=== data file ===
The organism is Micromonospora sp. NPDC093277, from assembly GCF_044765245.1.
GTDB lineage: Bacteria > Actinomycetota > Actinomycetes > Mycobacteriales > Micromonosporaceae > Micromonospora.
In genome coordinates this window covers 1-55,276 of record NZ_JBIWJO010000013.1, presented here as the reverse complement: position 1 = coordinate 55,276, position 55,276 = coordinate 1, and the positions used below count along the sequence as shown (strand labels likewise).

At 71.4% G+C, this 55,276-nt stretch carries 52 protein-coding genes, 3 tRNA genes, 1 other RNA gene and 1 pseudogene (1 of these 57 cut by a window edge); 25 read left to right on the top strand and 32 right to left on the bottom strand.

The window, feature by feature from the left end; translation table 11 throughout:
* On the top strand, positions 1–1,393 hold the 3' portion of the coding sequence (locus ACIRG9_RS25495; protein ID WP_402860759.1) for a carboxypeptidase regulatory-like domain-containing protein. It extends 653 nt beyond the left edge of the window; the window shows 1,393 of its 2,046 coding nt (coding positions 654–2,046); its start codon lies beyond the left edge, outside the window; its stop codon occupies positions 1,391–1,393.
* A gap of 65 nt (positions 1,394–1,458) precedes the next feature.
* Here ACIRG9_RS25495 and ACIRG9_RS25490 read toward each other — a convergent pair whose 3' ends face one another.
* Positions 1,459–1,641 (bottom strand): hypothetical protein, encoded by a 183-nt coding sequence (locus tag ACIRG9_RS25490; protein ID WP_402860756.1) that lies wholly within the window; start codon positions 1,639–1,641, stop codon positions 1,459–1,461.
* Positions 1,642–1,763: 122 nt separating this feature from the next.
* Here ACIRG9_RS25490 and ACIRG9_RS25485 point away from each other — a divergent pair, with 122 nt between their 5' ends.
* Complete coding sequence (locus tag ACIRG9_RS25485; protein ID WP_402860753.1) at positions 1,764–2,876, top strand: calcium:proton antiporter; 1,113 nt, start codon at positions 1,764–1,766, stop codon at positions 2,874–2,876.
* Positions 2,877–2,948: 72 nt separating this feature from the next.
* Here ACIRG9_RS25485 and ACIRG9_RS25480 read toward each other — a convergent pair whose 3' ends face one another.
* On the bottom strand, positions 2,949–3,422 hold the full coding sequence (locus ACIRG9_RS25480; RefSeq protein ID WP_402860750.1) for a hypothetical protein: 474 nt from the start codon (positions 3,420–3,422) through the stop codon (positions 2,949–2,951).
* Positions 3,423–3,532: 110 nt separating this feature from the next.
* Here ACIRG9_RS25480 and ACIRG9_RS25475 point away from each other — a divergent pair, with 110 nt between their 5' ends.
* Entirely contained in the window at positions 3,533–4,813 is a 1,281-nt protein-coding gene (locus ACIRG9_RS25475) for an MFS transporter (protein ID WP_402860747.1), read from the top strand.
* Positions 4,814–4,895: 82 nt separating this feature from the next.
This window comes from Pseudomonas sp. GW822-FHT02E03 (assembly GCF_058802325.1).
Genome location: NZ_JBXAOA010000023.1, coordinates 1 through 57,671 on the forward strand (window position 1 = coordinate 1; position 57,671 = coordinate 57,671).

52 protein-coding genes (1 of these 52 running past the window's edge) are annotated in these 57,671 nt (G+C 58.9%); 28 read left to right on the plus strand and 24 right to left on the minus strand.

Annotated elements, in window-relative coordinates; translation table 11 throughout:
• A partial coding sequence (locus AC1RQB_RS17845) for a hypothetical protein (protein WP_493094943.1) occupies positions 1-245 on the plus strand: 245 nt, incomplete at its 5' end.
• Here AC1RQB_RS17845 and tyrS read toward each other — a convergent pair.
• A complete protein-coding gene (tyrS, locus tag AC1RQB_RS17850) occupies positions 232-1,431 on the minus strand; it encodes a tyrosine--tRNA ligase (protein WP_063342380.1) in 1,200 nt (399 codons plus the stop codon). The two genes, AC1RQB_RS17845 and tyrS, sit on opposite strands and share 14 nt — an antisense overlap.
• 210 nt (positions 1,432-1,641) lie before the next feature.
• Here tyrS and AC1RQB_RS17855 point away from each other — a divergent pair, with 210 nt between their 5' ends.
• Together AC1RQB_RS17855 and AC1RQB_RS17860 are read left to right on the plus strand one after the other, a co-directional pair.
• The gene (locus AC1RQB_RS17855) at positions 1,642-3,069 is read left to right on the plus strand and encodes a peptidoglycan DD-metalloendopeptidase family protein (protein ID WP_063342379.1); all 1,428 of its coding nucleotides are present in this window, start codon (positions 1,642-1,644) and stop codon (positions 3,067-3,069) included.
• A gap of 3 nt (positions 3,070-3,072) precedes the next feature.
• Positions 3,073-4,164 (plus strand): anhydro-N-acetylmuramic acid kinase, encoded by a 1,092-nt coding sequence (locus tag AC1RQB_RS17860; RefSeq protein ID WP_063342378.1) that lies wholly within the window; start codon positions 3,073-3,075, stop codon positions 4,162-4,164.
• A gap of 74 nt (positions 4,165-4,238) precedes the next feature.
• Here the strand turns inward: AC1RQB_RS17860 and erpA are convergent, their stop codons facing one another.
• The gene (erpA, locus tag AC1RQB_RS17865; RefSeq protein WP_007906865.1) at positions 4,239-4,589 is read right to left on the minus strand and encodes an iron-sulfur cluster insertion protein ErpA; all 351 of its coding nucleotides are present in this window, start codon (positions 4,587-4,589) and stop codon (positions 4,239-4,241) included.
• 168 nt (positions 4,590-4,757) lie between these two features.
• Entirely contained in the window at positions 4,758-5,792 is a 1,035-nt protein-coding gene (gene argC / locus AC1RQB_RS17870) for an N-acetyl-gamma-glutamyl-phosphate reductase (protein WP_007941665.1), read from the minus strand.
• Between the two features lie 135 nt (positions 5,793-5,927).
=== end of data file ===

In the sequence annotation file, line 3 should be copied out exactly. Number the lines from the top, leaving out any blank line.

In genome coordinates this window covers 1-55,276 of record NZ_JBIWJO010000013.1, presented here as the reverse complement: position 1 = coordinate 55,276, position 55,276 = coordinate 1, and the positions used below count along the sequence as shown (strand labels likewise).